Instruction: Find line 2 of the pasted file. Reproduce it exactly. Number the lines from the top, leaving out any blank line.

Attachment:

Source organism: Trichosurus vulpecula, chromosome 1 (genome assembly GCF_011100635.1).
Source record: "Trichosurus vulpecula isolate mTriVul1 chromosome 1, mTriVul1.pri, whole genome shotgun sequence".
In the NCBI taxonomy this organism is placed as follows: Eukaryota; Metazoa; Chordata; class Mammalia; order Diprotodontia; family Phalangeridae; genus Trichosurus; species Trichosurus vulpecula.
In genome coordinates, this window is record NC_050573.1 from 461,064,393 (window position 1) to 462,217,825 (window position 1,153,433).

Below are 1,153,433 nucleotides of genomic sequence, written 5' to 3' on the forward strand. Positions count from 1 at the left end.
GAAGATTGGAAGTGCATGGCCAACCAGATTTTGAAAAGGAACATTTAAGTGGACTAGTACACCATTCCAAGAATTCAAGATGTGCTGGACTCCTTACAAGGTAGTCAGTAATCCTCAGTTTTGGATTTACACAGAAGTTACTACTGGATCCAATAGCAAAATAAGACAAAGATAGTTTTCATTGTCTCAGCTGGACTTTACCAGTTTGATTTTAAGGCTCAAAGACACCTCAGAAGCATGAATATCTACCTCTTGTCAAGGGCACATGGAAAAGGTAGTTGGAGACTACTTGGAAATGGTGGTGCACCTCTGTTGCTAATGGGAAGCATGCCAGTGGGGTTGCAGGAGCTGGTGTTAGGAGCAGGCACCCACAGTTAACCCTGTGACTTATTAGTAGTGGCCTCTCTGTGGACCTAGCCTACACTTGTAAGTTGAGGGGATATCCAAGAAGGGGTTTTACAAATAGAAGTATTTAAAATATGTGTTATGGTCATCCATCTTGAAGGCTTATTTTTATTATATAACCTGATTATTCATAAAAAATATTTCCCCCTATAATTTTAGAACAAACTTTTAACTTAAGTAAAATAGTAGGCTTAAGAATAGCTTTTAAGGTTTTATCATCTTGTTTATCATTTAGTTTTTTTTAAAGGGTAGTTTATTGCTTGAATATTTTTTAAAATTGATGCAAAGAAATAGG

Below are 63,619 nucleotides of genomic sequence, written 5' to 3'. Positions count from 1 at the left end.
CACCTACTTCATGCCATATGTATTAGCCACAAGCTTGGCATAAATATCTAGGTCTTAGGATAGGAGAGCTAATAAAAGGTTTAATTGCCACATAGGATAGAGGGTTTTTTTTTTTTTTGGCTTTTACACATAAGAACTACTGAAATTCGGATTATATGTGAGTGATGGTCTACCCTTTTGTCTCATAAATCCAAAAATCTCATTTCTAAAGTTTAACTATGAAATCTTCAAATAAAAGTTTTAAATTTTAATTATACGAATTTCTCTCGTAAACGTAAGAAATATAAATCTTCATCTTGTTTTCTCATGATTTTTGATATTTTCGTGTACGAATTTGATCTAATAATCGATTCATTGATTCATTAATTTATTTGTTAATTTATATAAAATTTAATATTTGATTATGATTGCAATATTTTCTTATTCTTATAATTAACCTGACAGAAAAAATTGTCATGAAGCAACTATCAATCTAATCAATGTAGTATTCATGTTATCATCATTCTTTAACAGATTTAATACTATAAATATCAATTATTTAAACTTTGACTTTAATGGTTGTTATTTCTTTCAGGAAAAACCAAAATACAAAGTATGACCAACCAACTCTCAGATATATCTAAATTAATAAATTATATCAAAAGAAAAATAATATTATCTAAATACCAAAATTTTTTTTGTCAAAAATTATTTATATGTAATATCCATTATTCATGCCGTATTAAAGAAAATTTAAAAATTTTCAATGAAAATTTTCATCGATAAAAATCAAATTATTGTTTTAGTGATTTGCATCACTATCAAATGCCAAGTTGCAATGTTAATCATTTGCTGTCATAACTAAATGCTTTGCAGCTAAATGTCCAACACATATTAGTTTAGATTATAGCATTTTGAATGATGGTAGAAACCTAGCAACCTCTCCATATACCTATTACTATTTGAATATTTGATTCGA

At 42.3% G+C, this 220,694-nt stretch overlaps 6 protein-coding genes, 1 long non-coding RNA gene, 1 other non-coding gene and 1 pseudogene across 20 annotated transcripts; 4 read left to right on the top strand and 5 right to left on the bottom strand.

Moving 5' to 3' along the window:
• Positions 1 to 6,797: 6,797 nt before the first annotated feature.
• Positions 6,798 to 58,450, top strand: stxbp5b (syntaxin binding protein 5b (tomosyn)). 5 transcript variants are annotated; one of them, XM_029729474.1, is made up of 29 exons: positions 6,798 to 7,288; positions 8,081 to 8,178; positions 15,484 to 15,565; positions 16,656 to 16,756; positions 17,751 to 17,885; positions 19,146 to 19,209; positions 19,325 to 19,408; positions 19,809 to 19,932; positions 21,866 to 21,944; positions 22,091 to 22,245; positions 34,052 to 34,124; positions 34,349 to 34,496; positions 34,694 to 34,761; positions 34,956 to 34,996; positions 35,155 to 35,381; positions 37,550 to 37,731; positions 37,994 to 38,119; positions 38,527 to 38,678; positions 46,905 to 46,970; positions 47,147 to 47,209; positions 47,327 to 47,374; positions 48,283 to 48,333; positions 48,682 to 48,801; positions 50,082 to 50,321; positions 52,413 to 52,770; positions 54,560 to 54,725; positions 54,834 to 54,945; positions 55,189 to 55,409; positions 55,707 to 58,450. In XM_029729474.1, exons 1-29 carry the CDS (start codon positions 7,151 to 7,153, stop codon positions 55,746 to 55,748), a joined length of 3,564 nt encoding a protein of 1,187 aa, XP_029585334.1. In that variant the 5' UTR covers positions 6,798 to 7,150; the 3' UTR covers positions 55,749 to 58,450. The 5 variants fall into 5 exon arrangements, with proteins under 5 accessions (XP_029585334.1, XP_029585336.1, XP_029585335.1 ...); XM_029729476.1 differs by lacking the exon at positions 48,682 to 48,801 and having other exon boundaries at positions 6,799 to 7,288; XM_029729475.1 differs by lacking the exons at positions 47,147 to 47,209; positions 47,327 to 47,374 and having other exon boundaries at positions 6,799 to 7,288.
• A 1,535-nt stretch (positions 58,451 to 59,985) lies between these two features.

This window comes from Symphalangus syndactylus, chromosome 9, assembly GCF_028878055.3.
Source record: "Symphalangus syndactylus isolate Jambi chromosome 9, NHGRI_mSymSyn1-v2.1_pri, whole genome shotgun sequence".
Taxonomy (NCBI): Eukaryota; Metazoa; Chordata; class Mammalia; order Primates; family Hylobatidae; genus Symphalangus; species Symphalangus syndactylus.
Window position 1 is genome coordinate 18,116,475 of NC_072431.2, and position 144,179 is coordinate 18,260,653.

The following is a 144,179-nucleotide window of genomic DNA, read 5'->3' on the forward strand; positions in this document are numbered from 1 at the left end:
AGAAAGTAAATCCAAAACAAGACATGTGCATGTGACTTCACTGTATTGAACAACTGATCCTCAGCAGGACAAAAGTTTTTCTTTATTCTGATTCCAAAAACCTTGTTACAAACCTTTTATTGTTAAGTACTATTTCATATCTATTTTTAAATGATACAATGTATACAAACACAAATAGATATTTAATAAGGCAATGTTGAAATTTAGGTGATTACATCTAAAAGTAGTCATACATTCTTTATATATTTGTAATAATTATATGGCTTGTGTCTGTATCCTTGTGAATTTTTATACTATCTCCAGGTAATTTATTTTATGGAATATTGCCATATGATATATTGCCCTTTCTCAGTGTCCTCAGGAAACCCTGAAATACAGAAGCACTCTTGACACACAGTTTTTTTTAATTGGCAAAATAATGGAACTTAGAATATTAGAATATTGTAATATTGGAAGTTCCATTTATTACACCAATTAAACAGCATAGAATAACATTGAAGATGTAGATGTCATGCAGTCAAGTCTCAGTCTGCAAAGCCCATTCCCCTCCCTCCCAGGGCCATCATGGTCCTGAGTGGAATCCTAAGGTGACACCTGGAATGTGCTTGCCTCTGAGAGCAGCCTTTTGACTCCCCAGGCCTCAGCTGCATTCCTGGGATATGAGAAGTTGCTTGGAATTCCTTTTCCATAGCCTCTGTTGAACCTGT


Source record: "Trichosurus vulpecula isolate mTriVul1 chromosome 1, mTriVul1.pri, whole genome shotgun sequence".